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Global mining boom is leading to landgrab, says report
John Vidal, Guardian
The global mining, oil and gas industries have expanded so fast in the last decade they are now leading to large-scale “landgrabbing” and threatening farming and water supplies, according to a report by environment and development groups in Europe, Africa and India.
“The catalogue of devastation is growing. We are no longer talking about isolated pockets of destruction and pollution. In just 10 years, iron ore production has more than doubled, coal has risen 45% and metals like lithium by 125%. Across Africa, Latin America and Asia, more and more lands, rivers and aquifers are being devoured by mining activities.
“Industrial wastelands are being formed by vast open-pit mines and mountain top removal, and the poisoning of water systems, deforestation, and the contamination of topsoil,” says the report by the Gaia foundation and groups including Friends of the Earth International, Grain, Oilwatch and Navdanya in India.
The dramatic increase in large-scale mining, clearly seen in places such as the Amazon for gold and oil, India’s tribal forest lands for bauxite, South Africa for coal and Ghana for gold, is being fuelled by the rising price of metals and oil. These have acted as an incentive to exploit new areas and less pure deposits, says the report.
“Technologies are becoming more sophisticated to extract materials from areas which were previously inaccessible, uneconomic or designated of ‘lower’ quality,” it says. “That means more removal of soil, sand and rock and the gouging out of much larger areas of land, as seen with the Alberta tar sands in Canada.”
Economies are getting better at reducing the intensity of the use of raw materials but the sheer increase in their absolute consumption is now staggering, say the authors. According to the US Mineral Information Institute, the average American will use close to 1,300 tonnes of minerals in a lifetime.
(1 March 2012)
The report referred to is Opening Pandora’s Box – A New Wave of Land Grabbing for the Extractive Industries and The Devastating Impact on Earth, spearheaded by the Gaia foundation and supported by various groups including Friends of the Earth International, Grain, Oilwatch and Navdanya in India.
Suggested by Common Dreams which writes: “the report cites that over the last ten years, iron ore production is up by 180%; cobalt by 165%; lithium by 125%, and coal by 44%. The increase in prospecting has also grown exponentially, which means this massive acceleration in extraction will continue if concessions are granted as freely as they are now.”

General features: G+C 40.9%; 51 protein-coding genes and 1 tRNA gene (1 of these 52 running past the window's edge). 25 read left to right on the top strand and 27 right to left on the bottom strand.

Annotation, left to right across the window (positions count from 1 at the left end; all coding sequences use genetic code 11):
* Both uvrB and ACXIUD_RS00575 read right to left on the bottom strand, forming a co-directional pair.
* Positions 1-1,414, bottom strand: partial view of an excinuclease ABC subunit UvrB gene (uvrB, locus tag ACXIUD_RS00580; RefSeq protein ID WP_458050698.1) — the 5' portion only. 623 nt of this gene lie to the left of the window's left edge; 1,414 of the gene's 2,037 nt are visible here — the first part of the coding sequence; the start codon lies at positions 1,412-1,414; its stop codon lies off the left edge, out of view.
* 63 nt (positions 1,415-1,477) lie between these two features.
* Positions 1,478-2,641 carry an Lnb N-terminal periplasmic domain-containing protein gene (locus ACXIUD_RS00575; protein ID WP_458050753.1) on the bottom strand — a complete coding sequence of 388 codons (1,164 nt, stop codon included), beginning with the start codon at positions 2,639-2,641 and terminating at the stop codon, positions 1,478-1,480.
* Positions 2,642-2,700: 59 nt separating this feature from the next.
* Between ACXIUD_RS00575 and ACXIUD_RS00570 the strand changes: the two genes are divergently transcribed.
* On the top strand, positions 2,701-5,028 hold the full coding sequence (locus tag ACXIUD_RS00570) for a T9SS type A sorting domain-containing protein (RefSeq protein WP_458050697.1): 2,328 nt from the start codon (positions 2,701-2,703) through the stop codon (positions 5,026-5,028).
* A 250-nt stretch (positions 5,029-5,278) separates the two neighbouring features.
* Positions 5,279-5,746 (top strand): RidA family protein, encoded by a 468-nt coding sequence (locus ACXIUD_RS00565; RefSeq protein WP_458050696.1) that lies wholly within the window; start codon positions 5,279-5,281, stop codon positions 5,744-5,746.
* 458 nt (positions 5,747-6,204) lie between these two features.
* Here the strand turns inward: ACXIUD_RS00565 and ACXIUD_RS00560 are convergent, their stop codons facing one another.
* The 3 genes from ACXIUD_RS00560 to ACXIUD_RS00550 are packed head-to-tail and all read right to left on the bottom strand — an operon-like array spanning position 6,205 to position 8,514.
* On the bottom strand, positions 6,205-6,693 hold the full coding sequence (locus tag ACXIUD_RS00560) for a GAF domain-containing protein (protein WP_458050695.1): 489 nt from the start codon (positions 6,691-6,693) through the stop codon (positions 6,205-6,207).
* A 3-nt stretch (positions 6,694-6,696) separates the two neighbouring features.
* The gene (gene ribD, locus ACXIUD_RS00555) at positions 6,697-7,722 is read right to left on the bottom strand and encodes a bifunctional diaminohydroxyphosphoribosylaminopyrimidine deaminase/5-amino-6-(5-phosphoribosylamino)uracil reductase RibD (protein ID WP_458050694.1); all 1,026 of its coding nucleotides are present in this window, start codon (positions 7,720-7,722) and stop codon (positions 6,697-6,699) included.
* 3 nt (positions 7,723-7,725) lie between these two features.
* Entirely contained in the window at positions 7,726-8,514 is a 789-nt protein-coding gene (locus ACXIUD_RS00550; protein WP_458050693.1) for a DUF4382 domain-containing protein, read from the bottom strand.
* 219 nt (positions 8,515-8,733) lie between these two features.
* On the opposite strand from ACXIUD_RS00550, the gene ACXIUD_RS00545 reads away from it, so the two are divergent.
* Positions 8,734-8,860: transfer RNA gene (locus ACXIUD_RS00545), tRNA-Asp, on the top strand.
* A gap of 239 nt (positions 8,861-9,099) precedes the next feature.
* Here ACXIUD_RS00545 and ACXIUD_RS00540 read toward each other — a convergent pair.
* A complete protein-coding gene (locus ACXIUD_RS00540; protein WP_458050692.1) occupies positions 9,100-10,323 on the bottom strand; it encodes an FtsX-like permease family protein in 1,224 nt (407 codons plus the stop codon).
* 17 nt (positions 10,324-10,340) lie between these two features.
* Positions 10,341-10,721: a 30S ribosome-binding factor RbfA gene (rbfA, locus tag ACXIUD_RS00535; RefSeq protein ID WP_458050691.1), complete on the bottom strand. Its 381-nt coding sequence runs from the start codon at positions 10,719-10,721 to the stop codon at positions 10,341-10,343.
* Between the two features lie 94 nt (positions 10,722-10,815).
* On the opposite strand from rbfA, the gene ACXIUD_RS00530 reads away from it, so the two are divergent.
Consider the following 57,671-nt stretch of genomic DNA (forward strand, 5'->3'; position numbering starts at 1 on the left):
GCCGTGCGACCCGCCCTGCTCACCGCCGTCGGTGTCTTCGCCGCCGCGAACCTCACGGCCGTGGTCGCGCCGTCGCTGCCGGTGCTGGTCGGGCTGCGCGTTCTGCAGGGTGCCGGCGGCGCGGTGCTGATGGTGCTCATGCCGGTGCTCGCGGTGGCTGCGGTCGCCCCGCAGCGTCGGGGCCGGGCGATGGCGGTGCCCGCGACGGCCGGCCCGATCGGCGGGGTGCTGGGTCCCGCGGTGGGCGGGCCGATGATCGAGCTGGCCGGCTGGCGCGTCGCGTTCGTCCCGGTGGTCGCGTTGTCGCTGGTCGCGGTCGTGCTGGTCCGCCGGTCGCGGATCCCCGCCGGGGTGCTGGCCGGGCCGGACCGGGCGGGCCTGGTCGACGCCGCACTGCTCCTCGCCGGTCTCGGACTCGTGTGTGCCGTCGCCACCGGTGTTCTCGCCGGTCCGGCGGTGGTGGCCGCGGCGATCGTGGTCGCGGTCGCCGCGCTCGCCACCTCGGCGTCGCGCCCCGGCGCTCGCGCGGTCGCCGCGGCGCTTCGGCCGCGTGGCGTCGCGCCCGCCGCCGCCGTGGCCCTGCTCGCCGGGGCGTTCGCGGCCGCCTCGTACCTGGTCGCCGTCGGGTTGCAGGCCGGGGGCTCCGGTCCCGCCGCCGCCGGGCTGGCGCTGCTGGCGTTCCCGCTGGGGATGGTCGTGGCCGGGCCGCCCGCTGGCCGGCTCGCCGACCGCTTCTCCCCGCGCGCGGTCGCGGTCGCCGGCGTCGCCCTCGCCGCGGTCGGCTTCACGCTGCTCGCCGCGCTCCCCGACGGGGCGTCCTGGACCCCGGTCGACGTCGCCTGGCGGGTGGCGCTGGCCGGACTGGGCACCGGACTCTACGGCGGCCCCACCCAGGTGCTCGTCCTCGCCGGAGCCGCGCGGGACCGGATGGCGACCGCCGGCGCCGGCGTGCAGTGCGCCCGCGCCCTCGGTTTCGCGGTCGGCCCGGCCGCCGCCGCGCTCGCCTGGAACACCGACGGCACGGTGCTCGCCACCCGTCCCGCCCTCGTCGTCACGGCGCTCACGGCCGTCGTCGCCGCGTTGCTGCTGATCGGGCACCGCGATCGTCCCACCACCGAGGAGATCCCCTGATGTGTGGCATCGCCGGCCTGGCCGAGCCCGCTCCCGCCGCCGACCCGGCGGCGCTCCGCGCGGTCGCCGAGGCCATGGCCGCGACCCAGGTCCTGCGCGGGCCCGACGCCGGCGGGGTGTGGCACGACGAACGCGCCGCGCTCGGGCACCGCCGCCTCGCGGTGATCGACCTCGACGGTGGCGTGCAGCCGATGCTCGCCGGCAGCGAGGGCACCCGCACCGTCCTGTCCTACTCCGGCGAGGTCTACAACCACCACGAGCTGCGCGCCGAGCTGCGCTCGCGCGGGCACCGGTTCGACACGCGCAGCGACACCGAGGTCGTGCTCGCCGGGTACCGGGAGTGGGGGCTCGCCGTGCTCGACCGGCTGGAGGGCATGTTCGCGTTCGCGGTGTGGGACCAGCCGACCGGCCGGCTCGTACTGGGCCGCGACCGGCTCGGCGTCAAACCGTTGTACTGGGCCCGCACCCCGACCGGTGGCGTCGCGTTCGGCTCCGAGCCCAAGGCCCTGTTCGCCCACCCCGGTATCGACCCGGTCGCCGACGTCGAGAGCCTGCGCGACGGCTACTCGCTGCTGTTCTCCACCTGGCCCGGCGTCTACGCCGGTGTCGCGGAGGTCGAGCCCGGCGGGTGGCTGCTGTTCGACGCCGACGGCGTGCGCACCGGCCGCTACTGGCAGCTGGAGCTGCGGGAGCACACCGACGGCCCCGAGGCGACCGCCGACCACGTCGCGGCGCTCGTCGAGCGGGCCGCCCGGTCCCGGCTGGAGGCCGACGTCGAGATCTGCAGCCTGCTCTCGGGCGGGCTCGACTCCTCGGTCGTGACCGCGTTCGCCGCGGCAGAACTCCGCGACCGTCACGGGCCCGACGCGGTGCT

Do Environmentalists Have an Interest in Who Controls Oil Resources?
Mark Weisbrot, Guardian/UK
Venezuela’s Opec stand is a win for climate change campaigners
Environmentalists seem to realize that they have some stake in a fight such as the Ecuador-Chevron lawsuit. That case, which Chevron has recently moved to an international arbitration panel in an attempt to avoid a multibillion penalty handed down by Ecuadorian courts, is about whether a multinational oil corporation will have to pay damages for pollution for which it is responsible. Most environmentalists figure that would be a good thing.
what about fights between multinational oil giants and the governments of oil-producing states over control of resources? Do people who care about the environment and climate change have a stake in these battles? It appears that they do, but most have not yet noticed it.
In December of last year, Exxon Mobil won a judgment against the government of Venezuela for assets the government had nationalized in 2007. The award was actually a victory for the government of Venezuela: Exxon had sued for $12bn, but won only $908m. After subtracting $160m the court said was owed to Venezuela, Exxon ended up with a $748m judgment. The ruling was made by an arbitration panel of the International Chamber of Commerce (ICC). On 15 February, Venezuela paid Exxon $250m and announced that the case was settled.
Some background: the dispute arose out of the Venezuelan government’s decision to take a majority stake in oil extraction, in accordance with its law. In 2005, it entered into negotiations with foreign oil companies to purchase enough of their assets in order to achieve a majority stake. Almost all the negotiations, with dozens of companies, were successful – with only Exxon and ConocoPhillips going to arbitration (Conoco is still negotiating).